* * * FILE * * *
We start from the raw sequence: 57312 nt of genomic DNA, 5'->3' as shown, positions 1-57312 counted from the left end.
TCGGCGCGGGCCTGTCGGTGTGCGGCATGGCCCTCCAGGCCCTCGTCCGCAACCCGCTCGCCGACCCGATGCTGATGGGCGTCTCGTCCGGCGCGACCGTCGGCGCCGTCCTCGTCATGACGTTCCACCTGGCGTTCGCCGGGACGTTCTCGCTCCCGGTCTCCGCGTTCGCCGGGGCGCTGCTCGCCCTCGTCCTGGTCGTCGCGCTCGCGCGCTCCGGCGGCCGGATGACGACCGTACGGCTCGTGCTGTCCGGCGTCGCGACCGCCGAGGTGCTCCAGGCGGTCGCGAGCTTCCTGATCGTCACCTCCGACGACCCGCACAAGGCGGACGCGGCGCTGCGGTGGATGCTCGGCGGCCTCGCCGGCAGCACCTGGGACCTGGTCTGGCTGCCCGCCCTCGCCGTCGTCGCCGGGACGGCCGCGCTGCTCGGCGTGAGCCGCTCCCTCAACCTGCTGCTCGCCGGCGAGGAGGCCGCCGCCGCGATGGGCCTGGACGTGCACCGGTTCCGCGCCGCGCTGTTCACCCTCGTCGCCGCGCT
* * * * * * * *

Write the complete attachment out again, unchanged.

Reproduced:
We start from the raw sequence: 57312 nt of genomic DNA, 5'->3' as shown, positions 1-57312 counted from the left end.
TCGGCGCGGGCCTGTCGGTGTGCGGCATGGCCCTCCAGGCCCTCGTCCGCAACCCGCTCGCCGACCCGATGCTGATGGGCGTCTCGTCCGGCGCGACCGTCGGCGCCGTCCTCGTCATGACGTTCCACCTGGCGTTCGCCGGGACGTTCTCGCTCCCGGTCTCCGCGTTCGCCGGGGCGCTGCTCGCCCTCGTCCTGGTCGTCGCGCTCGCGCGCTCCGGCGGCCGGATGACGACCGTACGGCTCGTGCTGTCCGGCGTCGCGACCGCCGAGGTGCTCCAGGCGGTCGCGAGCTTCCTGATCGTCACCTCCGACGACCCGCACAAGGCGGACGCGGCGCTGCGGTGGATGCTCGGCGGCCTCGCCGGCAGCACCTGGGACCTGGTCTGGCTGCCCGCCCTCGCCGTCGTCGCCGGGACGGCCGCGCTGCTCGGCGTGAGCCGCTCCCTCAACCTGCTGCTCGCCGGCGAGGAGGCCGCCGCCGCGATGGGCCTGGACGTGCACCGGTTCCGCGCCGCGCTGTTCACCCTCGTCGCCGCGCT